James Taylor, a senior fellow at Heartland, an Illinois-based group that dismisses climate change, said it is encouraging well-rounded classroom discussions on the topic. The group, which in 2017 sent thousands of science teachers copies of a book titled "Why Scientists Disagree About Global Warming," is now taking its message directly to students. A reference book it is planning for publication this year will rebut arguments linking climate change to hurricanes, tornadoes and other extreme weather.
Mr Black added: "Coming on the back of a Budget that didn't even try to get the Conservatives on track to their net zero target, the conclusion that they don't have a plan for reaching it, just months before the UK hosts a major UN climate summit for the first time, should stimulate some serious thinking right across Whitehall."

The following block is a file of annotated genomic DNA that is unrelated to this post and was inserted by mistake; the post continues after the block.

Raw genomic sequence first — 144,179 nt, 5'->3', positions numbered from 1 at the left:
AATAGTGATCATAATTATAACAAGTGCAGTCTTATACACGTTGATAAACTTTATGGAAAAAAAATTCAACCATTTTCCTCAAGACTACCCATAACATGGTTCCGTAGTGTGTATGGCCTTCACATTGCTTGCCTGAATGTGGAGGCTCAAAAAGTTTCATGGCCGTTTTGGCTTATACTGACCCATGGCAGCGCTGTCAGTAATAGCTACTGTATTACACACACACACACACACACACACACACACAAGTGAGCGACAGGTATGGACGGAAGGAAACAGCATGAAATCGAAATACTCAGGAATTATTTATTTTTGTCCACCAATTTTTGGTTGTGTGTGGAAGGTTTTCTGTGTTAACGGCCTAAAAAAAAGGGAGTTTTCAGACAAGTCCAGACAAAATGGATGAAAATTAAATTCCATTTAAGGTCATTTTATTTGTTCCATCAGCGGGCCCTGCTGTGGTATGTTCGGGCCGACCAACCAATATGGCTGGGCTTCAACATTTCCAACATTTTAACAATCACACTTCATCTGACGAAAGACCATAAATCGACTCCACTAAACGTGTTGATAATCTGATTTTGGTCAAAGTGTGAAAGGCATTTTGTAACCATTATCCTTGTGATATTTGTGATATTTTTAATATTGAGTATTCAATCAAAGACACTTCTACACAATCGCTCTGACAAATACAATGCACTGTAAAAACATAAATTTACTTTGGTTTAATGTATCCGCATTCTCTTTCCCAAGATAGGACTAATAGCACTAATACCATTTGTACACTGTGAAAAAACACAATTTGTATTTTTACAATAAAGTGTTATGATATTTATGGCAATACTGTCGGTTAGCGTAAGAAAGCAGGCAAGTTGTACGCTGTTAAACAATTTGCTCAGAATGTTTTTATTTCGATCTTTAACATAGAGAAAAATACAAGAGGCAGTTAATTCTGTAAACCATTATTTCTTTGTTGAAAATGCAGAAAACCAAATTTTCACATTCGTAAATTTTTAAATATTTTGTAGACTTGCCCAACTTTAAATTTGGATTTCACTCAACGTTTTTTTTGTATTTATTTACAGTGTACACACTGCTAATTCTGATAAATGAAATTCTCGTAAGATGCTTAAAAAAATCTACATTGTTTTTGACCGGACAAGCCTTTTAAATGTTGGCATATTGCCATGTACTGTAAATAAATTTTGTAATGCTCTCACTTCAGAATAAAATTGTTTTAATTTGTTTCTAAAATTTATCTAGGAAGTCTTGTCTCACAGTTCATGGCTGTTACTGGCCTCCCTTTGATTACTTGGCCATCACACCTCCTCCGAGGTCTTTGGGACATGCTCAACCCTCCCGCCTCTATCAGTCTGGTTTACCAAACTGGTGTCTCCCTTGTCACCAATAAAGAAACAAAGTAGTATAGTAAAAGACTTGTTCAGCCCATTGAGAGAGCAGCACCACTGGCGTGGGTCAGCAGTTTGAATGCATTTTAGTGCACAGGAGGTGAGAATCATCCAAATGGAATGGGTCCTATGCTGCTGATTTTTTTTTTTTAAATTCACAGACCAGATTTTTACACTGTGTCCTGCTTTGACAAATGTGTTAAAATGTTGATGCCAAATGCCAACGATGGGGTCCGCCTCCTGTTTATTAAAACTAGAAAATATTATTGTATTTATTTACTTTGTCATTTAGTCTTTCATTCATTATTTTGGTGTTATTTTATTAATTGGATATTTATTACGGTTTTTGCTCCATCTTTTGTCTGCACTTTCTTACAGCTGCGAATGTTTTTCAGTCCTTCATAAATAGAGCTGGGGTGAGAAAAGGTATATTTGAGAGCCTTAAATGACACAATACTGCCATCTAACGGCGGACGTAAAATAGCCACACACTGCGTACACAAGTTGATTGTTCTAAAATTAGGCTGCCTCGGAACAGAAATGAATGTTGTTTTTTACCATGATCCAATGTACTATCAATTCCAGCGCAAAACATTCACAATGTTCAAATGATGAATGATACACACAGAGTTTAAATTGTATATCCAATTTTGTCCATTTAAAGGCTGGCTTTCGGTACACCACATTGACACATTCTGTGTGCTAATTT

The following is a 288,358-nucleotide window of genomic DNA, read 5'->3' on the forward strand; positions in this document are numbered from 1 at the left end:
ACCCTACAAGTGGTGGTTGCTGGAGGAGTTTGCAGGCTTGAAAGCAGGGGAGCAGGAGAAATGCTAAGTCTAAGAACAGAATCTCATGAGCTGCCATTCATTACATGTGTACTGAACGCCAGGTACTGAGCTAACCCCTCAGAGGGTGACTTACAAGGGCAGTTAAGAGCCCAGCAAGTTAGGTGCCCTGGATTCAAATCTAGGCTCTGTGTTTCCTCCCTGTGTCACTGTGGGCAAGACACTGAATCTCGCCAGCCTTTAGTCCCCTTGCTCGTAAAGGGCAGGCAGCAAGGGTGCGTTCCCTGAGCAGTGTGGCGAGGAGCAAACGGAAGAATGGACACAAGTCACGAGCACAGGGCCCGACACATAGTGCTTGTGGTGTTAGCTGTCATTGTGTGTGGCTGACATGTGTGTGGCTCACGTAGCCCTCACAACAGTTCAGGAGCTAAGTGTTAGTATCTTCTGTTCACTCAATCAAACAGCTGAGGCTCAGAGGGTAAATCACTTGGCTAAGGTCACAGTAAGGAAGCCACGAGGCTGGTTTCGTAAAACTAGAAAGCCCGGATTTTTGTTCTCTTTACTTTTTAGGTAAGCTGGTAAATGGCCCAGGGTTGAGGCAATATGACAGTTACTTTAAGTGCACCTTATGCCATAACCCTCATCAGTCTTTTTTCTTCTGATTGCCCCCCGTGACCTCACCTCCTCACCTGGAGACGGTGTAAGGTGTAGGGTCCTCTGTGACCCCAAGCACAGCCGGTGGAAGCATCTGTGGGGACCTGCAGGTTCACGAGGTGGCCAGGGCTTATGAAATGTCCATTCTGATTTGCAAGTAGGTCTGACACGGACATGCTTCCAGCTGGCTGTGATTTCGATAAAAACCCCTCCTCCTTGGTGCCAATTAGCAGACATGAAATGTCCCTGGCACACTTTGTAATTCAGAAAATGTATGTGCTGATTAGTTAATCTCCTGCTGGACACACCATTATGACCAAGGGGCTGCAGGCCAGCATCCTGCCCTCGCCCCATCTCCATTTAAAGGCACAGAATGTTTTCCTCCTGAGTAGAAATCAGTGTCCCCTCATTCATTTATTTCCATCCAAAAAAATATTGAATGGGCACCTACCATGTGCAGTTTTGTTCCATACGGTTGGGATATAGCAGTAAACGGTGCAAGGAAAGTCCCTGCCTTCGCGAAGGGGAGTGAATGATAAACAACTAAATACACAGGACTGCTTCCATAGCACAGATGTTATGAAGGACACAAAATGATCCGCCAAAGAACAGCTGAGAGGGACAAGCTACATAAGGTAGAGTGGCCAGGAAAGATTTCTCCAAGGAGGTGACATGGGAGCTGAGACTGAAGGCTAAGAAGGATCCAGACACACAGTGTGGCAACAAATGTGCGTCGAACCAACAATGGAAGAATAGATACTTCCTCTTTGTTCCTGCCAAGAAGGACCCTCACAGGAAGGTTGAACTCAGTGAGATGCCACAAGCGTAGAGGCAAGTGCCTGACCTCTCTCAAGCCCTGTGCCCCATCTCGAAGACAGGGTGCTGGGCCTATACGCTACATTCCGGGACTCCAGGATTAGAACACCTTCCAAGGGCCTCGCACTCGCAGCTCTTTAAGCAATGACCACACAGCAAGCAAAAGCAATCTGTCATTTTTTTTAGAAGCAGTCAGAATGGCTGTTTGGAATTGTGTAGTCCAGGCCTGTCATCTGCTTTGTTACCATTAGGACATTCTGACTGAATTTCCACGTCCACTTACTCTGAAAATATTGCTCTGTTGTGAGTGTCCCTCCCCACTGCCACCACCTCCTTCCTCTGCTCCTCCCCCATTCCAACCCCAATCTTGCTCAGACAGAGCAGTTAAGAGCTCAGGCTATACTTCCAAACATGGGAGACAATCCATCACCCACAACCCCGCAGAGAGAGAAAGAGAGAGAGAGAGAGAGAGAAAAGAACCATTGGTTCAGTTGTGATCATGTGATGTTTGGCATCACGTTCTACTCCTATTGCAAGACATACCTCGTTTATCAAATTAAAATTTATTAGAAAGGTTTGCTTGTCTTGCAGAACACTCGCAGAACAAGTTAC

On 22 April, hundreds of thousands of scientists and their supporters took to the streets in some 600 marches, rallies, and small gatherings around the world. The administration of U.S. President Donald Trump--with its rejection of the scientific consensus on climate change, its efforts to restrict immigration, and its plans for drastic cuts at science agencies--had galvanized scientists into unaccustomed political action. But the marches were also fueled by concerns beyond U.S. politics. Those included parochial worries about science funding, global concerns about climate change, and a fear that politicians and the public have lost sight of science as a force for improving the human condition. March leaders hope that the events are just the start of a sustained movement.